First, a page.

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December 10, 2002 [LINK]
What can I say? Bloggists Glenn Reynolds, Jeff Cooper, and others are pretty much unanimous that Senator Trent Lott exhibited horrendous judgment, if not outright racism. Even Rush Limbaugh was dismayed. I've never been impressed with Lott, who is a mere lightweight (lott-weight?) when it comes to legislative arts. Compared to Tom Daschle, he's a rank amateur. Frankly, I could care less what he "really meant to say" when ritually praising retiring Senator Strom Thurmond on his 100th birthday. For those of us who make a sharp distinction between the worthy pre-1965 civil rights reforms and the tragic post-1965 mischief, Lott's apparent suggestion that America would have been better off if "Jim Crow" laws had been kept on the books could not be more disheartening. Talk about stoking the fires of Black paranoia... As long as he could get a few things done in the Senate, Lott's amiable, accommodative, soft-spoken ways could be excused, but if he's going to hand the Democrats an issue on a silver platter like this, it's obviously time for him to step aside. It will be years before we hear the end of this from the Democrats, but in the mean time at least the Republican leadership in the Senate will be getting a much-needed shake-up.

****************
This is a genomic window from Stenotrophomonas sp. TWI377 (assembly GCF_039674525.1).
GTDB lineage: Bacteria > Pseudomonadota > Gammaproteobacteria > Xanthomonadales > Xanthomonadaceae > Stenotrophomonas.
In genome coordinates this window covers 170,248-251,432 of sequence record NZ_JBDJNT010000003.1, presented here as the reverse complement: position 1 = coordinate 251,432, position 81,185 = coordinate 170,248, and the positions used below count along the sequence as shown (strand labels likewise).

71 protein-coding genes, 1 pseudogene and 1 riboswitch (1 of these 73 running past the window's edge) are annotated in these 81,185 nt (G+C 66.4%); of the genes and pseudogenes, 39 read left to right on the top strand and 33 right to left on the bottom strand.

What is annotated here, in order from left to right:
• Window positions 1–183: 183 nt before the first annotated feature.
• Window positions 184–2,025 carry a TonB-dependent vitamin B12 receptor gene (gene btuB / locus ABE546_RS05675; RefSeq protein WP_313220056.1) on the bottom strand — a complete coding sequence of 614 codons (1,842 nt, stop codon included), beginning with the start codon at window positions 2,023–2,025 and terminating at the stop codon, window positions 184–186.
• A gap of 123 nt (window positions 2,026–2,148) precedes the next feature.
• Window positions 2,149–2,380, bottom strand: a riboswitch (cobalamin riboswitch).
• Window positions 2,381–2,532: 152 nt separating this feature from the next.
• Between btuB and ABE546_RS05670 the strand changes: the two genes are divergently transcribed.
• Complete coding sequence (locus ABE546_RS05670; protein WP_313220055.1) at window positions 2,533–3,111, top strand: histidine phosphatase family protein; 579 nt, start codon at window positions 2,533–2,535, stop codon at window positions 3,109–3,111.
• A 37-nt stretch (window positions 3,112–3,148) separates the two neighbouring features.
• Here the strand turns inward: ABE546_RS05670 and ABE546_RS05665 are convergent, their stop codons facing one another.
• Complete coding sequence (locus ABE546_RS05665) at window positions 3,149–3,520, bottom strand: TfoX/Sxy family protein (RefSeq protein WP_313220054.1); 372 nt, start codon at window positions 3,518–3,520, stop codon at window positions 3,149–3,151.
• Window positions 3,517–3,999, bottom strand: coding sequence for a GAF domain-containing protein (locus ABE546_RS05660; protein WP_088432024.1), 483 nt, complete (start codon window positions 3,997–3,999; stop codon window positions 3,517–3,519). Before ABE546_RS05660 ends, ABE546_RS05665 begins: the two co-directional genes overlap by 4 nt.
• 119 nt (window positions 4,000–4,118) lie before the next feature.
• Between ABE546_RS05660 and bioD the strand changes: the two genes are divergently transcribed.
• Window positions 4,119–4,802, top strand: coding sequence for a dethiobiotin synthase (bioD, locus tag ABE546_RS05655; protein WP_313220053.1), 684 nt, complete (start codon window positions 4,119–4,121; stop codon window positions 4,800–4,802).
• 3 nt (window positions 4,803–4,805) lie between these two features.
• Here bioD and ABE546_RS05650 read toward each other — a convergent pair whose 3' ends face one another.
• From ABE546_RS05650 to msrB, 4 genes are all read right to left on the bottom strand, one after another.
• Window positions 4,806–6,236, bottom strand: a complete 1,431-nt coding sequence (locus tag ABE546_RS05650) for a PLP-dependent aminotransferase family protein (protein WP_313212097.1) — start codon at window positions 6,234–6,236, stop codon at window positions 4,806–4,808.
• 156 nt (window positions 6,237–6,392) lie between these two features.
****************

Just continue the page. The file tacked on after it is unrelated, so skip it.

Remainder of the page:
I won't be missing retiring Senators Jesse Helms or Bob Smith, but the departure of Texan Phil Gramm (a former Democrat and economics professor) is cause for worry. He was brainy and as forthright as anyone on Capitol Hill, a rare exception to the rule of mealy-mouthed mediocrity these days. He's rumored to be a leading candidate to replace Federal Reserve Chairman Alan Greenspan, so perhaps Phil will play a central role in shaping national economic policy once again.
Senator Landrieu's reelection triumph made President Bush look bad, since he spent almost as much time stumping (in vain) for Suzanne Haik Terrell as he had spent in South Dakota for John Thune, but it may not signify very much in terms of political trends. Landrieu effectively used the Democratic machine built by her father "Moon" Landrieu (former mayor of New Orleans) to mobilize the party's African-American base. No surprise there. According to the Washington Post, Landrieu picked up a number of votes in the final days of the "Round Two" campaign by pledging to protect Louisiana sugar interests from low-cost imports. So now unemployed sugar cane workers from the Dominican Republic and other Caribbean basin countries will have to sneak into the U.S. looking for jobs, where they will eventually become -- Democratic voters! Now I get it...
According to the Washington Post, former Bush policy adviser John DiIulio has made "a complete and utter retraction" of his harsh criticisms of the Bush administration. Turns out, he was a Democrat to whom Bush had reached out in a gesture of bipartisan confidence building.
Posted (or last updated or commented upon): 01 Oct 2005, 9: 09 PM
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